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Canku Ota

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(Many Paths)

An Online Newsletter Celebrating Native America


October 19, 2002 - Issue 72


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Teen Author Finds New Life in Books

by Becky Pallack Arizona Daily Sun
credits: Christopher Bighorse, 18, has taken on the challenge of being the librarian for the Excel Education Center. Photo by Eben Waggoner/Arizona Daily Sun

Christopher Bighorse, 18, has taken on the challenge of being the librarian for the Excel Education Center. Photo by Eben Waggoner/Arizona Daily Sun TUBA CITY, AZ - You might say books saved his life.

This year, at age 18, Christopher Bighorse found a love for reading and has read about 60 novels, he thinks. He lost count.

After growing up in Tuba City, his family made the move to Flagstaff to be closer to his mother's job at the Motor Vehicles Division. During his time at Flagstaff High School, he watched his grades fall from As to Fs as he ditched more and more classes. Finally, he flunked out.

"English happened to be one of my worst subjects in high school," he said. "So to make up for that I wrote stories for extra credit and I found out I really liked writing these stories. Writing is something I want to do for the rest of my life."

He was about 14 when he started writing.

Now at Excel Education Center, Bighorse earned a full-ride scholarship to the University of Arizona next fall, had two of his poems published, has written half of a novel, plans to walk around the world, volunteers as school librarian and dreams of owning his own bookstore after college.

"Now I'm working as hard as I can doing all the things I want to do," he said. He showed a genuine smile through his shaggy brown hair, which is bleached orange on the sides.

He starts at UA in August, studying business management and English, and maybe creative writing.

He writes about "all things," many set in short stories about the modern world.

Bighorse starts each day by walking to school all the way across town.

"I try to walk everywhere I go. I don't agree with cars and I enjoy walking," he said.

He attends school at Excel from 8 a.m. to noon. From there, he goes straight to a closet-sized room at the back of the school where he is organizing a new school library -- six shelves of paperbacks, alphabetized by author, and lockers for textbooks.

He volunteers as the librarian at Excel and expects "his" library to open in about two weeks.

Bighorse said he is enjoying school at Excel, where he knows all of his teachers and the principal by first name.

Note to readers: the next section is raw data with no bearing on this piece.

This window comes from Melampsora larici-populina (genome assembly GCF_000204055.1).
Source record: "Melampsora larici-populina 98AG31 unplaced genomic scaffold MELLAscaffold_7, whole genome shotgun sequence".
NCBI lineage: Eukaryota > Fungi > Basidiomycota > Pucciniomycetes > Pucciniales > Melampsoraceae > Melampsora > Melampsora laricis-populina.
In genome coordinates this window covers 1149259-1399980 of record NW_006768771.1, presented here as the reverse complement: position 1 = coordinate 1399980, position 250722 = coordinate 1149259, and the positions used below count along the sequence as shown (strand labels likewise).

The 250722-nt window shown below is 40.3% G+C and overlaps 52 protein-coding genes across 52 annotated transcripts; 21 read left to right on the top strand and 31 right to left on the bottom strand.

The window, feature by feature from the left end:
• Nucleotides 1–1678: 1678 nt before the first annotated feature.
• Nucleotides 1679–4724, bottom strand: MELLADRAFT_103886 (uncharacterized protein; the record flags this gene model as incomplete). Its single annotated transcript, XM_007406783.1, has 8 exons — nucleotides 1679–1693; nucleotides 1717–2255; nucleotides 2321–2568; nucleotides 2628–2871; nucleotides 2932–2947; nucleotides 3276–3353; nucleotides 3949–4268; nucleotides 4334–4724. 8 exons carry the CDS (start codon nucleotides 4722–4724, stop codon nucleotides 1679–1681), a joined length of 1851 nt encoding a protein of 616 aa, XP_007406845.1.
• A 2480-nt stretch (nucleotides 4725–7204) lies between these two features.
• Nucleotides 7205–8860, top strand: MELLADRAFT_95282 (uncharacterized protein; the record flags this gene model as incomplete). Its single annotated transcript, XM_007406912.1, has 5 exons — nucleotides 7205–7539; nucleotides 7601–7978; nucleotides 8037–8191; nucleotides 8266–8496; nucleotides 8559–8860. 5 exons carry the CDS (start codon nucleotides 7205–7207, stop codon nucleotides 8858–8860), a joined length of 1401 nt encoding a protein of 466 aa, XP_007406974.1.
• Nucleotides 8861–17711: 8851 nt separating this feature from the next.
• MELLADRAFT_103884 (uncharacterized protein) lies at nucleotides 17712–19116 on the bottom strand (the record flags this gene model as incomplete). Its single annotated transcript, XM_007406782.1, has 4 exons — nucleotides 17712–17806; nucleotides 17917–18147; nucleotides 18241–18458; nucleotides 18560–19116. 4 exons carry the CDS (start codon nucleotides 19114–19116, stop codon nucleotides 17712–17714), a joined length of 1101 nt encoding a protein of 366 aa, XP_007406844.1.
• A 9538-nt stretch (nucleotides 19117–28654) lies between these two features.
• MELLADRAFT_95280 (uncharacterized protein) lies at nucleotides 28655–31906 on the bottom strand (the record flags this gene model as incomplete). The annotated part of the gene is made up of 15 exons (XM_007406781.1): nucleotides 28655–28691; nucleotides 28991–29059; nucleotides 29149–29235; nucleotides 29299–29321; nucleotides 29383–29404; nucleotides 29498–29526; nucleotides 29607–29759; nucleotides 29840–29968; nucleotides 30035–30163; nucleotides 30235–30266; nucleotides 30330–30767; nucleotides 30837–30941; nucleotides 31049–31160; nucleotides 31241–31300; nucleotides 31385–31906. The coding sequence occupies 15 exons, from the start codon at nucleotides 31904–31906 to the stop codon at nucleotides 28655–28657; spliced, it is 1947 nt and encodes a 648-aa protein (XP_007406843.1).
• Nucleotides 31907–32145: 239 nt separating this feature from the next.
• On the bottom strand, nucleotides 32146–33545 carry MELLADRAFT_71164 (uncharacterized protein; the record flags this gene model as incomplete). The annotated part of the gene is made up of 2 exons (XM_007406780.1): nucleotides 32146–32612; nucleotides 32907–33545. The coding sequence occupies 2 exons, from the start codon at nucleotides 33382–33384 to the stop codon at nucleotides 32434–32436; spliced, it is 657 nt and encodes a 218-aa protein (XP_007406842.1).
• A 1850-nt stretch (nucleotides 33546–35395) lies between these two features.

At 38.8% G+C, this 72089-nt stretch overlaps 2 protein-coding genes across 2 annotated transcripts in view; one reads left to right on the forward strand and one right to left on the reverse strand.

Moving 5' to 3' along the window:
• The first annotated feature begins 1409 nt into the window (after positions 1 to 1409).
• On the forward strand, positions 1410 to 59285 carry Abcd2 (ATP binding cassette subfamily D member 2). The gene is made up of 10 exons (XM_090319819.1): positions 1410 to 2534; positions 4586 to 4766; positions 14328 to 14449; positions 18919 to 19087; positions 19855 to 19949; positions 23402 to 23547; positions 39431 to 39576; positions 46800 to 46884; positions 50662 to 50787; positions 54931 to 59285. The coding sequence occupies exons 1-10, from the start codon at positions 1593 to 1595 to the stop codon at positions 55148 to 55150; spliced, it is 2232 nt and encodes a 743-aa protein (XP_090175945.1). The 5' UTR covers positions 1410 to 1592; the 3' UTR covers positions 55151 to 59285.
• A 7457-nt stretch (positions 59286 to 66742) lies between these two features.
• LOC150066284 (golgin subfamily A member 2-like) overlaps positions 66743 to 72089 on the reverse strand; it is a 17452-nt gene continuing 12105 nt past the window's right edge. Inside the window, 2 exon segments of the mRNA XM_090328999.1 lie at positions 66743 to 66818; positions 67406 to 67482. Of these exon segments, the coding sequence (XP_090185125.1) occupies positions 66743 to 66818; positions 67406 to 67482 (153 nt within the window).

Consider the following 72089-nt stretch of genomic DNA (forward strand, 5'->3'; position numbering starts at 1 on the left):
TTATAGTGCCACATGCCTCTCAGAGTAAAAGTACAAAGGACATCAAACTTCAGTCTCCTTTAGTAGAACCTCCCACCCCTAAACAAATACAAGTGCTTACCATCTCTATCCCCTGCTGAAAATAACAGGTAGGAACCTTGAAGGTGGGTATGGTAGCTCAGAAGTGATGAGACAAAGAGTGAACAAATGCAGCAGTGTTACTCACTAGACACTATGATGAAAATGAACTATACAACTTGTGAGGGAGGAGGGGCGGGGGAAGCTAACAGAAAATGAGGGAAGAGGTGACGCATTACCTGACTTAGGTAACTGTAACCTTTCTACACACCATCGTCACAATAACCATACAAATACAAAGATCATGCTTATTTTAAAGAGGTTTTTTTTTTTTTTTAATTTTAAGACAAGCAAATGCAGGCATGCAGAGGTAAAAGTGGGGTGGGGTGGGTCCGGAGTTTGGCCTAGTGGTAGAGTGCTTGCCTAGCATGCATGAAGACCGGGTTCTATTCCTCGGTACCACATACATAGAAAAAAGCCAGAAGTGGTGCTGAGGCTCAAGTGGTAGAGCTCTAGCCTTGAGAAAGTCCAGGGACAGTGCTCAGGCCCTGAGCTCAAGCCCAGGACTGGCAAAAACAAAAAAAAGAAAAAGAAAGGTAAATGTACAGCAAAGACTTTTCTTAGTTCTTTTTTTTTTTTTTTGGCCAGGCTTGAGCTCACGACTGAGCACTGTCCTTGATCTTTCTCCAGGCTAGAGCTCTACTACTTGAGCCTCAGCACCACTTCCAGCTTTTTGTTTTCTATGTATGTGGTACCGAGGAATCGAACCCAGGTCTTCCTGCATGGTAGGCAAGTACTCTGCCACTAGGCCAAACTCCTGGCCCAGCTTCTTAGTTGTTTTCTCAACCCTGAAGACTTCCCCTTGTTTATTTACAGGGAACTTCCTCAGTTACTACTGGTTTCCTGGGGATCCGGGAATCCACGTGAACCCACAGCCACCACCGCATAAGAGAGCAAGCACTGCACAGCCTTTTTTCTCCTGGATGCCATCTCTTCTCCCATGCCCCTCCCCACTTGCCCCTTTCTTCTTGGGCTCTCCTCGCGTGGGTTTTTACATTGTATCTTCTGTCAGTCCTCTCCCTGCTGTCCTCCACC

"They don't treat me like a student," he said. "They treat me like a person."

He estimated that half of the students at Excel will use the new library.

Everywhere he goes, he asks people what they are reading now. At school, he hears a lot of "nothing," or comic book titles.

He's happy to get a response like "I'm reading this book and here it is and this is the story behind it."

"I find that there's a certain magic inside books," he said.

It's a lesson he has only learned in the past year and now he said he can't choose a favorite book -- although he is certain who his favorite author is.

He knew when he first read "It," by Stephen King, because he couldn't read it alone, in the dark or without some noise in the house. As long as there was someone else home, he couldn't stop reading.

Today he's reading King's "Desperation," and "Shape Shifters," and he just finished "Watership Down" and "Mrs. Frisby and the Rats of NIMH."

He admires King's writing style, "his ability to show you the things he wants you to see."

"And also the feeling I always have when I finish one of his novels," he added. "He always ends in a place where you want him to continue and yet you're satisfied with where he ended. It lets the story continue in your head."

Bighorse is halfway through writing a fantasy novel from a short story he wrote. Although not his first attempt at completing a novel, he said he definitely intends to publish this one.

When he gets home from his day's walk, he writes until he sleeps.

He's looking forward to college and getting out of Flagstaff.

"I just need to get out and see more people and do more things," he said. "I just need to fulfill my need to explore."

"I want to walk around the world, I do. It just doesn't sound that hard."

He noted that most people walk enough steps to equal the circumference of the planet three and a half times.

He'll finish college first, though. Using lessons learned in business management classes, he'll open a bookstore, already named "A Box in the Attic."

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